tales from a stay-at-home mom of four boys

The comfort of touch

Having a premature baby is so different from having a normal, healthy delivery. When I found out that I was going to have a preemie in the NICU, I tried to prepare myself as much as possible for what was going to happen. I reached out to other NICU parents to hear their stories, I began reading books about premature births, and my husband and I visited the NICU. One of the biggest things I had to prepare for though was that I probably wasn’t going to be able to hold and possibly might not even see my baby when he was born. My last and final pregnancy was going to come to an end early and I wouldn’t even be able to hold the little guy when he came out.

My baby is now five days old and I still haven’t held him. The idea of not holding him was unbearable at first and took a lot of mental preparing in the small amount of time I had to adjust. I was slightly comforted by the fact that my husband might at least get to hold him and have skin-to-skin time with him if he was stable. My instructions to my husband on delivery day were to stay with the baby and hold him as long as they’d let him. Unfortunately, the realities of that day did not allow for any of this. When they pulled my son out, I heard a few weak cries, which gave me huge relief because I was terrified that he would be still born after all the issues he seemed to have while being monitored the day before delivery. They immediately began working on him and as soon as they could, placed him inside the isolet. There was no time for my husband to hold him and in fact, my husband and I were lucky to get the briefest of peeks at him before they took him away. My husband did not go with the baby as planned because he would’ve been in the way and just ended up ushered to a waiting room away from the baby. So he remained with me, which I ended up being so thankful for, as they finished me up. I was sent to recovery once I was done and after about an hour of settling in and waiting, I sent my husband to the NICU to see what was going on. It was still another hour or more before he really knew anything and even then he didn’t really get to see the baby because they were still working on him. It wasn’t until later that night, after I’d settled into my new room and eaten some dinner, that I finally was able to get wheeled over to the NICU for about a five minute visit to see my baby.

When he was born they said he was 2 pounds, 12 ounces, but hearing that still hadn’t prepared me for just how small he was going to be. He was smaller than any of the baby dolls my older sons had at home and was hooked up to, what seemed like, a million tubes and wires, including a tube down his throat to breath. I could hardly see his tiny, fragile body under it all, but I knew that little being under there was mine and loved him immediately. I wasn’t allowed to touch him, which made my body ache, but I was so exhausted after all that had happened and full of drugs, I didn’t fight it. The next day I awoke early for blood pressure checks, medications, and everything else they do to you in the hospital. As soon as I could get someone to bring me a wheelchair, I was up visiting my son. I couldn’t wait to not only see him, but hopefully touch him.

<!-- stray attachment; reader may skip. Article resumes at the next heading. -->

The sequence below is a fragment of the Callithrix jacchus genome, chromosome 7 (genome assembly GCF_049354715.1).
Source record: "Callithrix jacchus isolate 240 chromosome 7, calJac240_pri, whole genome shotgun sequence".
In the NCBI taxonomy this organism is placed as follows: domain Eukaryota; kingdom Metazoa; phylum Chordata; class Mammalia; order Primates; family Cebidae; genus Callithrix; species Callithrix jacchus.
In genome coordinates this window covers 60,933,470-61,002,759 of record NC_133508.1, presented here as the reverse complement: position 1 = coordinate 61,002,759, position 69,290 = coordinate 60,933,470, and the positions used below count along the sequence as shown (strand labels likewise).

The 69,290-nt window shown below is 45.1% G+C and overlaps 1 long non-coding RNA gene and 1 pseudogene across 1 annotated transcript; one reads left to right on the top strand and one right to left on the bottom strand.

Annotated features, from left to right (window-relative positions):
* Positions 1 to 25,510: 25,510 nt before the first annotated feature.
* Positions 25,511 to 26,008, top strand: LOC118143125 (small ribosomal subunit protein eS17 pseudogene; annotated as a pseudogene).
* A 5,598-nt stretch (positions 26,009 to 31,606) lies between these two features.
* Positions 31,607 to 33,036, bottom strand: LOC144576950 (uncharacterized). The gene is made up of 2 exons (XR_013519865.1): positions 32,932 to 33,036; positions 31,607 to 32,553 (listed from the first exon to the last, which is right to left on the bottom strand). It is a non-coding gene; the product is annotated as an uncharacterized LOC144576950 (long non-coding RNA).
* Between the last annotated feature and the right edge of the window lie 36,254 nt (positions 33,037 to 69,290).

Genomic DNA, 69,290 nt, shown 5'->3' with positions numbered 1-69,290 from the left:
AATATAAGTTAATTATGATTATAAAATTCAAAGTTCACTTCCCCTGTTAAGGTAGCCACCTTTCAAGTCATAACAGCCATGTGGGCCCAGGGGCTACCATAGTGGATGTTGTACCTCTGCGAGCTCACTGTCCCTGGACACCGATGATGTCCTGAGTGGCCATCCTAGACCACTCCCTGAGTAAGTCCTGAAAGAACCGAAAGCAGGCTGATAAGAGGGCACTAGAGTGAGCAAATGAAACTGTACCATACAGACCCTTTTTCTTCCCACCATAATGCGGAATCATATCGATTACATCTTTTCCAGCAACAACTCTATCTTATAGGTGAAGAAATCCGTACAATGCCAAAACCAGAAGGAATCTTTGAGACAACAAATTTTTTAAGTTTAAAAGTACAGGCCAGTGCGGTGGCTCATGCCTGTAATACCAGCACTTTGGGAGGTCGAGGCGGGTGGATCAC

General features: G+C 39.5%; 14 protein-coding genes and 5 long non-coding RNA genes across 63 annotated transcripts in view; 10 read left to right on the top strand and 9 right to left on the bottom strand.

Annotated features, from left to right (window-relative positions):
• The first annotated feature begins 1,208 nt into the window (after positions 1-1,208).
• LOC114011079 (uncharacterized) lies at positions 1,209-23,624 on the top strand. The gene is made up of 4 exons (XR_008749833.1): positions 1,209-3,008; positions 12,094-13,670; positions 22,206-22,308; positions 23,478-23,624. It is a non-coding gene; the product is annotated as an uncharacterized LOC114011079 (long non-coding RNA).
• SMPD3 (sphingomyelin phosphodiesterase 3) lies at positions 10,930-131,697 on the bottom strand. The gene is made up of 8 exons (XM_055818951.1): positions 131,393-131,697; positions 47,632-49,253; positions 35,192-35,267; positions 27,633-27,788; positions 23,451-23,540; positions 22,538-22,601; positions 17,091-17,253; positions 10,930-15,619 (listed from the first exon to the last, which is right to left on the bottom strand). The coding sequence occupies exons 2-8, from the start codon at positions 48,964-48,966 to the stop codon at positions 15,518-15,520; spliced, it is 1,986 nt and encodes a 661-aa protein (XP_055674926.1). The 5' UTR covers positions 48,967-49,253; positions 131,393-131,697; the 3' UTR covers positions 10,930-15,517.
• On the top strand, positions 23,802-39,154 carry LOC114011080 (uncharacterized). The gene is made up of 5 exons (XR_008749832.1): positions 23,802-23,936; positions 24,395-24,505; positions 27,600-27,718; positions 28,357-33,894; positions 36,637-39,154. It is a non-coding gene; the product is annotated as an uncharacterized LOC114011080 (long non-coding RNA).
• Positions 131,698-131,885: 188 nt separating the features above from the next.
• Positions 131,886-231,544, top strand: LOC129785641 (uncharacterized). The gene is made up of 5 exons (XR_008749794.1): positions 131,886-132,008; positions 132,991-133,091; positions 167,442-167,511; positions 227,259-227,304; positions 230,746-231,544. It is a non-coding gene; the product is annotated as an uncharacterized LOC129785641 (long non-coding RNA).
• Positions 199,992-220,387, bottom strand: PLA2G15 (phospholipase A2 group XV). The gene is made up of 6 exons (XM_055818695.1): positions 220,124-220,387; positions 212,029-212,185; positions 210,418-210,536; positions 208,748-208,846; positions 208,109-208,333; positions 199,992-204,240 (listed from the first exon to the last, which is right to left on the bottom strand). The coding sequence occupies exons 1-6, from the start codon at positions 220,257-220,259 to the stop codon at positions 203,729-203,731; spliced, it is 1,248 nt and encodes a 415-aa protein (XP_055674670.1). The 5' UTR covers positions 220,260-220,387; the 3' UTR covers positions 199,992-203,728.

When they told me I could reach in and touch him, I was so nervous and excited. He was so frail, I was afraid I would crush him with the slightest pressure from my finger. I reached my hands through the portholes and gently placed my hand on his foot and then cupped my other hand around his tiny head as the nurse had showed me. It was amazing to finally touch his small warm body; my eyes filled with tears. I was afraid to touch him for too long because I didn’t want to over stimulate him, so I left knowing that that brief touch would hold me until I could come back later that day for more.

Here I am now, several days later and I am no longer afraid to touch my baby. In fact, my touches have become longer in length. There is nothing either of us seems to enjoy more than for him to wrap is long slender hand around my finger while he sleeps. It seems to comfort him and it relaxes me. We are having our first moments of mother-son bonding. Now I am just eagerly craving the next step in our bonding, which will hopefully come any day now; finally holding my baby. Once that happens, they are going to have to pry my baby away from me. For now though, I am happy with our little touches and the time we have together.


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